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  March 2, 2017

Honduran Activist Berta Caceres Stood Up Against Racism, Patriarchy, and Capitalism


Filmmaker Jesse Freeston marks the first anniversary of the assassination of Berta Caceres, an outspoken critic of US imperialism and environmental activist
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biography

Jesse Freeston is a filmmaker and video-journalist based in Montreal, Quebec. Jesse was a key member of The Real News Network from 2009 to 2011. During his time with TRNN he produced more than 100 investigative video pieces on economics, politics and social movements in North and Central America. Since 2012, Jesse has directed five documentaries for teleSUR, the world's largest public Spanish-language broadcaster. He has collaborated on numerous video projects including working as a co-producer for Al Jazeera's - Fault Lines: The US and Honduras, a member of Montreal's CUTV news collective, and a shooter/editor for the Montreal chapter of Vice News. He has completed two independent documentaries, the first entitled Revolutionary Medicine: A Story of the First Garifuna Hospital (co-directed by Beth Geglia) and in 2015 released his first feature-length documentary, "Resistencia: The Fight for the Aguan Valley".


transcript

Honduran Activist Berta Caceres Stood Up Against Racism, Patriarchy, and 
CapitalismKIM BROWN: Welcome to The Real News Network in Baltimore. I'm Kim Brown.

March 2nd marks the first anniversary of the assassination of Honduran environmental leader Berta Cáceres. Just the day before this anniversary the newspaper, The Guardian, reported that two of the main alleged perpetrators of the murder were U.S. trained military officials, according to Honduran court documents. According to the documents as seen by The Guardian, Major Mariano Díaz and Lieutenant Douglas Giovanny Bustillo, both received U.S. Special Forces military training at The School of the Americas in Fort Benning, Georgia, back in 1997. So far six others have been also arrested in connection with Cáceres’ murder including one more military officer and five civilians.

And joining us today from Montreal, Canada, to discuss these latest revelations about the murder of Berta Cáceres, we're joined with Jesse Freeston. Jesse is an independent documentary filmmaker. He's also the director of the new film, ‘Resistencia’, which is a documentary about the resistance to the 2009 coup against Honduran President Manuel Zelaya.

Jesse, we appreciate you joining us today.

JESSE FREESTON: My pleasure, Kim.

KIM BROWN: Before we get into the details of the latest revelations that The Guardian reports, bring our viewers up to speed about what happened last year with the assassination of Berta Cáceres; and also The Guardian is reporting that at least two of the eight alleged suspects in Cáceres’ murder were trained at The School of the Americas, which has now been renamed to the western hemisphere ‘Institute For Security Cooperation’ according to Honduras documents. So what is the significance of the background of these alleged murderers?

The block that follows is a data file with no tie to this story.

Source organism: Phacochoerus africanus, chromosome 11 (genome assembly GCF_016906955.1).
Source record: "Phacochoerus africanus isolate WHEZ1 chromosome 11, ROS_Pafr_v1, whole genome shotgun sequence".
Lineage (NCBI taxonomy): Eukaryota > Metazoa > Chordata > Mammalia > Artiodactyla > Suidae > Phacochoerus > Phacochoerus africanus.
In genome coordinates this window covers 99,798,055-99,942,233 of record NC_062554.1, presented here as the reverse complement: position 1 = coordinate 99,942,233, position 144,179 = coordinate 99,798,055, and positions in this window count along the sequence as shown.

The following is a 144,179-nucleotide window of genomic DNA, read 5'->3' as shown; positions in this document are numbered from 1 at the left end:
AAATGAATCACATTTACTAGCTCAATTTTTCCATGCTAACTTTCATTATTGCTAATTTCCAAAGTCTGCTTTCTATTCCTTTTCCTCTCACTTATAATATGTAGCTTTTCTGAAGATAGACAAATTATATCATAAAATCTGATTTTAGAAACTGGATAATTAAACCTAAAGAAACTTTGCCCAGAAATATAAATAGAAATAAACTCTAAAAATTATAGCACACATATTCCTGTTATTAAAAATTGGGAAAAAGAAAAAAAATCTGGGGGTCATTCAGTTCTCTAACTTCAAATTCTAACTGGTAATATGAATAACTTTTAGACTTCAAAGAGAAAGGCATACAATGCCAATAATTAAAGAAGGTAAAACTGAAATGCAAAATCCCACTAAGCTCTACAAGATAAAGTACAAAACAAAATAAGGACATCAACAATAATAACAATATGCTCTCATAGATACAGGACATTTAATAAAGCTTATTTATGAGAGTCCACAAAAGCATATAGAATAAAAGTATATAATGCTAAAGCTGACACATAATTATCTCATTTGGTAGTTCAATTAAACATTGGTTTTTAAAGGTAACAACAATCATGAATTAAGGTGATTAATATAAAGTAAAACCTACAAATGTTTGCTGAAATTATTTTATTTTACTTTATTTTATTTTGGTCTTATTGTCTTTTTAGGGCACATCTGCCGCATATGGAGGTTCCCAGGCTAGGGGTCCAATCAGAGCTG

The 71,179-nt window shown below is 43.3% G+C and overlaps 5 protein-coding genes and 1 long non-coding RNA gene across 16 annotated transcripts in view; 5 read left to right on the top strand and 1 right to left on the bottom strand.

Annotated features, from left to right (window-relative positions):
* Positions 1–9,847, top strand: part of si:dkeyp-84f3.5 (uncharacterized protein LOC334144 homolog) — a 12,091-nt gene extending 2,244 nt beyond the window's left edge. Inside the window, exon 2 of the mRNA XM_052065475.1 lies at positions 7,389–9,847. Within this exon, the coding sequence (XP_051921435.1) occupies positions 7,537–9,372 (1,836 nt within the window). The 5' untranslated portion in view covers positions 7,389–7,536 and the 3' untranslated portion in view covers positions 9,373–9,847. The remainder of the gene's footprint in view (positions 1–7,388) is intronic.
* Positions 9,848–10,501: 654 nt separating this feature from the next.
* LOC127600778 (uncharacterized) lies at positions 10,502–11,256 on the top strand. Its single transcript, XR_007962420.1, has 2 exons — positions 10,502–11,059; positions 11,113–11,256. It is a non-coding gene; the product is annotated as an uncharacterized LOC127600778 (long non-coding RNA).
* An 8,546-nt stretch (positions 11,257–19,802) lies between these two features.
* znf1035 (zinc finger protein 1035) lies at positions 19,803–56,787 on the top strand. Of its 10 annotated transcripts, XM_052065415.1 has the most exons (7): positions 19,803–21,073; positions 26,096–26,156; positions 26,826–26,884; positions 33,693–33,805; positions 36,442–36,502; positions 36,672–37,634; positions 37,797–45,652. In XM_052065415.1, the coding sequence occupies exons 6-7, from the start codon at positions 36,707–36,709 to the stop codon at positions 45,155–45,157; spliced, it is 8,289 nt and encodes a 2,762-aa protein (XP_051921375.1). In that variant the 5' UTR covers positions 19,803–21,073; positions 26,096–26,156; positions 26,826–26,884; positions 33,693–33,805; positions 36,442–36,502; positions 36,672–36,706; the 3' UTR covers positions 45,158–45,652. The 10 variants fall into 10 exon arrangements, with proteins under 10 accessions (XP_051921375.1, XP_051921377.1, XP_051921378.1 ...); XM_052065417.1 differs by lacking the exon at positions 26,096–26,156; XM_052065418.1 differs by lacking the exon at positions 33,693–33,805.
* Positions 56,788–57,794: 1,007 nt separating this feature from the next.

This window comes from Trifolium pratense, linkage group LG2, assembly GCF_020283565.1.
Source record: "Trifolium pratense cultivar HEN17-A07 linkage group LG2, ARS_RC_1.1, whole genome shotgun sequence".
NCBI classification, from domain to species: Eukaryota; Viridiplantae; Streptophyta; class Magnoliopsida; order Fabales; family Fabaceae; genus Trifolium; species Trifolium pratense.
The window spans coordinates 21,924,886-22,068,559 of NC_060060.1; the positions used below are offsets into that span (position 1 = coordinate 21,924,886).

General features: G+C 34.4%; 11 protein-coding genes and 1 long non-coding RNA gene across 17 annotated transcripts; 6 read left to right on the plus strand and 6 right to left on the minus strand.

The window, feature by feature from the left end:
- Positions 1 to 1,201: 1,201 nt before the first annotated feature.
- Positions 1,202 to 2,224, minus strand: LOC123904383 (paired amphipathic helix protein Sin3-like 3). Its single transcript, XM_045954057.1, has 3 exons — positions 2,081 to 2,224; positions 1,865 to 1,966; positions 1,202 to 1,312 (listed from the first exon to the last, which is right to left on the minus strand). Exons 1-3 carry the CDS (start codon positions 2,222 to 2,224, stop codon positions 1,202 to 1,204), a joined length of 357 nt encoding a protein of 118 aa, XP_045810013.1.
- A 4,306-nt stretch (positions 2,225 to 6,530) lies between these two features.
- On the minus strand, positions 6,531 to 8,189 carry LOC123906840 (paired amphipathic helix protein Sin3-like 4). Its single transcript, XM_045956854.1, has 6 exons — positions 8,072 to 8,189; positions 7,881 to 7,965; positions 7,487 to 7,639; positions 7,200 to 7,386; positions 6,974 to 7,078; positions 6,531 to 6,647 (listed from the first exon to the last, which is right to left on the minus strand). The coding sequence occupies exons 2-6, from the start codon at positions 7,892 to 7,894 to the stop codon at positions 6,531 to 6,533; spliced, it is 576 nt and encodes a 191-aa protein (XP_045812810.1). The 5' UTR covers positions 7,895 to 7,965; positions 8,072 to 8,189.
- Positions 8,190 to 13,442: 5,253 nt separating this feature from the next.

JESSE FREESTON: Well, the first thing to understand is the significance of who Berta Cáceres was, and still is, in many ways. Berta was one of the main forces in Honduras behind getting people to realize that they had a right to protect their land and to decide what happened on their land. So not just only voting in elections, but that, in her case, the Lenca people, or in other situations in Honduras people had a right to say, you know, “we don't want a dam, we don't want a mine, we don't want another sweat shop", and sort of put forward their own proposals and their own ideas. And the way she kind of put this together was through the idea of rewriting the constitution into a new form of constitution that would be more democratic, more participatory. And she pushes, and she actually got the sitting president, who had previously signed a free-trade agreement with the United States, to actually ... really she was one of the main forces in getting him to totally change his position and pick up this new idea of rewriting the constitution. And that is what led to the coup d’état in 2009, amongst some other things, but that was the main project that was being pushed forward that was really going to put forward some really, really interesting reforms and revolutionary changes in Honduras. Because at the end of the day, as Berta would say, "When the people who live on the land and work on the land get to decide what happens on it, that is a complete transformation of the whole political-economic situation." And so that's what they were pushing forward to this new constitution. The coup comes and puts an end to that.